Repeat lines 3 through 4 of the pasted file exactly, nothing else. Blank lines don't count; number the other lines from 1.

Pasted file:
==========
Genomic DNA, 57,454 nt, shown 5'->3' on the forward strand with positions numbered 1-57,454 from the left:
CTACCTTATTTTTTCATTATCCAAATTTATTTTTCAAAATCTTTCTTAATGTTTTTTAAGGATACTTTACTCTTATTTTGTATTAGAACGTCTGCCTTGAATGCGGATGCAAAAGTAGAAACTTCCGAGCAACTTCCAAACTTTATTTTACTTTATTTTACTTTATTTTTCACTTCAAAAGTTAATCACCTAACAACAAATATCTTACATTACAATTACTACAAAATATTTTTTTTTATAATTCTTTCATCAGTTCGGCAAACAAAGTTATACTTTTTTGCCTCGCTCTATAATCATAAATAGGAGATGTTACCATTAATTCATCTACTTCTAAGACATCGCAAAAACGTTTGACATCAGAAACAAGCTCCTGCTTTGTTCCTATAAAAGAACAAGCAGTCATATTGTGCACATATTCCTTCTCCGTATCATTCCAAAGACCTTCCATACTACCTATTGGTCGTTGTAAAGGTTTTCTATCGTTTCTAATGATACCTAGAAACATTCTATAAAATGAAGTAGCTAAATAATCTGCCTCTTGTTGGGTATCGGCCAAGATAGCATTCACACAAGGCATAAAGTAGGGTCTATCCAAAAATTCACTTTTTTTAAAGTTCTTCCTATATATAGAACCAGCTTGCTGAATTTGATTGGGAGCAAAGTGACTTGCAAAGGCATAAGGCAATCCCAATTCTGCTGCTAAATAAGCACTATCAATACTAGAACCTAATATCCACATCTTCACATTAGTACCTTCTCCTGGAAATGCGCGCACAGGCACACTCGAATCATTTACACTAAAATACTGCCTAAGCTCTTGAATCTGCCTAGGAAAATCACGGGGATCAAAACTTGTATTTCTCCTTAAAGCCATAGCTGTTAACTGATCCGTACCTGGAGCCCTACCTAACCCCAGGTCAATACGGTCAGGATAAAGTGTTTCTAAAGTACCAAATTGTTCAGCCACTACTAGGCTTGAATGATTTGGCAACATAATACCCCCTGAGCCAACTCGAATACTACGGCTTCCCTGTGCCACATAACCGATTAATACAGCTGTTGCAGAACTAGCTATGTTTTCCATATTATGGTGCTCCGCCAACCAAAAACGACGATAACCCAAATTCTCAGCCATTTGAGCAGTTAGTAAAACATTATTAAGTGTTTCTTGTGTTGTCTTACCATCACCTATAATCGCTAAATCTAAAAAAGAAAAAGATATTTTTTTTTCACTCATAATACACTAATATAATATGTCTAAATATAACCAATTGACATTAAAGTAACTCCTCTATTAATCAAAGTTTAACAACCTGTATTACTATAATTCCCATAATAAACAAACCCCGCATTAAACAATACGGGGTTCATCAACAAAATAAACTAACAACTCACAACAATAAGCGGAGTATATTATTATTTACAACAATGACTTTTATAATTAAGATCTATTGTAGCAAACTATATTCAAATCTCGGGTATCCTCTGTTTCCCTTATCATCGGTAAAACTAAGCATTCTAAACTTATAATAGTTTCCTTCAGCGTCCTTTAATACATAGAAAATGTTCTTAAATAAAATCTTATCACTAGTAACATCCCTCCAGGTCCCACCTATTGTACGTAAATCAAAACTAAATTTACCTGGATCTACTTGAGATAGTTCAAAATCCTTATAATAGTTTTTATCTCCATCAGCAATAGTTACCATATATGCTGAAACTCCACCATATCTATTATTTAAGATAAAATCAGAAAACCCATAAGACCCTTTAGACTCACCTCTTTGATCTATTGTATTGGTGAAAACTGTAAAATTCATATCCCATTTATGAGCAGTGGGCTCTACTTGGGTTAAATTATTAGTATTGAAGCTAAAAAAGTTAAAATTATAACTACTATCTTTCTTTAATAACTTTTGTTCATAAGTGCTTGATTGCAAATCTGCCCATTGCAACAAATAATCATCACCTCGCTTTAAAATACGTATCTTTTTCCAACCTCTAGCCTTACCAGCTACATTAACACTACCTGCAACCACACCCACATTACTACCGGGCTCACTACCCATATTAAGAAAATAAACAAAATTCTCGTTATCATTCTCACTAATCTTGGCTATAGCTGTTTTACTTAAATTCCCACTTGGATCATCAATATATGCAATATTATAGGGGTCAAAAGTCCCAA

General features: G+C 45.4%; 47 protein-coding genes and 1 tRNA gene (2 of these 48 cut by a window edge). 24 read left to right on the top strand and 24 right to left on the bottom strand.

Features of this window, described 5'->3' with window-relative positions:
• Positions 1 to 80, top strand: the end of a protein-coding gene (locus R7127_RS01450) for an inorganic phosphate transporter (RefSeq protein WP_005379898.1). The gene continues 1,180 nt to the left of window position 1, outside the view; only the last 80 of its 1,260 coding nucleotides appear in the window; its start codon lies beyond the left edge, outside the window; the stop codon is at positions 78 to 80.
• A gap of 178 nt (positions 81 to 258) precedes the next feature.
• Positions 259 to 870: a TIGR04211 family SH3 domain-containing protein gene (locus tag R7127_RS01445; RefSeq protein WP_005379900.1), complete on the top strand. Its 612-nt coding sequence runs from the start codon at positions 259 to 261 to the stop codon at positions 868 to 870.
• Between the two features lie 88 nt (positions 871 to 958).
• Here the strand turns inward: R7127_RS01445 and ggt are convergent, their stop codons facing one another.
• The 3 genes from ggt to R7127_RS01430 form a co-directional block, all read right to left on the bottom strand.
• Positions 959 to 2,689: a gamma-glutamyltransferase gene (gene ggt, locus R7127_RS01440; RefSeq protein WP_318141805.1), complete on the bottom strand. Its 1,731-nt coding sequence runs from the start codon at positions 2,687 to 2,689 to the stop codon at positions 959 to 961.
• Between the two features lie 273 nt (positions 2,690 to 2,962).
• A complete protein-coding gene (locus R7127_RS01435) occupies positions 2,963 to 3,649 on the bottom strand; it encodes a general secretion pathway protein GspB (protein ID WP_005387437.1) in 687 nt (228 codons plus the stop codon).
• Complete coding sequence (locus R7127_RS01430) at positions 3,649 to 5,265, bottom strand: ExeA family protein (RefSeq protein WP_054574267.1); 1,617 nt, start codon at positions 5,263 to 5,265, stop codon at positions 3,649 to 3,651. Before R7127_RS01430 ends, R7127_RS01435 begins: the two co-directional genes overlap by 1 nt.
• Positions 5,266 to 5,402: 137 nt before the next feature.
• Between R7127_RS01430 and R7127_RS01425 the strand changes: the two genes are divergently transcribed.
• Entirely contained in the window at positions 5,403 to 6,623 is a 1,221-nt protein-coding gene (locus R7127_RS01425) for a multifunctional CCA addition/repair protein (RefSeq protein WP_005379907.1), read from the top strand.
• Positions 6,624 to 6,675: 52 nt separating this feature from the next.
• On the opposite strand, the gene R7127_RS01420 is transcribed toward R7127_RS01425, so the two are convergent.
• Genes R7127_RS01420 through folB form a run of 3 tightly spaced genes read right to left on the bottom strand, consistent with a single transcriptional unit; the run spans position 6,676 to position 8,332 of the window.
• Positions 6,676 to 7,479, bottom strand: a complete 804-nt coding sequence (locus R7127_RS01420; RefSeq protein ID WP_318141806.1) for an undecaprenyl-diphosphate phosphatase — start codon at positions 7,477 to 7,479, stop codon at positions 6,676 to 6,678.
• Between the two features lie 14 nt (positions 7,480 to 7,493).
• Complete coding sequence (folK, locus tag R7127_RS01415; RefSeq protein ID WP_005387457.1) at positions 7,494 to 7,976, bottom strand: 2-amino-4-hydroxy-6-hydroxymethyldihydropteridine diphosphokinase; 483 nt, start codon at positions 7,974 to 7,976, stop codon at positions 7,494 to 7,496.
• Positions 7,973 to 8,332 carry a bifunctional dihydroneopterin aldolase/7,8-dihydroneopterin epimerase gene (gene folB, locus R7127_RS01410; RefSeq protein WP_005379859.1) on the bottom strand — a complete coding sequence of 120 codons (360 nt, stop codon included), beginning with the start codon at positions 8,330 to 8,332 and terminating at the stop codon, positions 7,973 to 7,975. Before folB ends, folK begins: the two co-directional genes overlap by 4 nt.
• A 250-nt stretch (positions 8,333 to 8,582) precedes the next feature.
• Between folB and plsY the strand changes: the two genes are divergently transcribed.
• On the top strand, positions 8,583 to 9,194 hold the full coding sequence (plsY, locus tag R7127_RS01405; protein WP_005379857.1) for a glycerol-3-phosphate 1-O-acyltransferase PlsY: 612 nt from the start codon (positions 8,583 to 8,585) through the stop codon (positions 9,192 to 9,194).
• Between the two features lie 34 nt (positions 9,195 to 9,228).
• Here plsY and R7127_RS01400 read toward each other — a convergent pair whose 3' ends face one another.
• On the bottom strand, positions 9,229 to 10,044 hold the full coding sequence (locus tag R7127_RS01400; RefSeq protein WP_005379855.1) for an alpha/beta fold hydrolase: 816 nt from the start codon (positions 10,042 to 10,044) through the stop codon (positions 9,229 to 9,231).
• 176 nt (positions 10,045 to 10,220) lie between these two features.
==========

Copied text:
General features: G+C 45.4%; 47 protein-coding genes and 1 tRNA gene (2 of these 48 cut by a window edge). 24 read left to right on the top strand and 24 right to left on the bottom strand.

Features of this window, described 5'->3' with window-relative positions: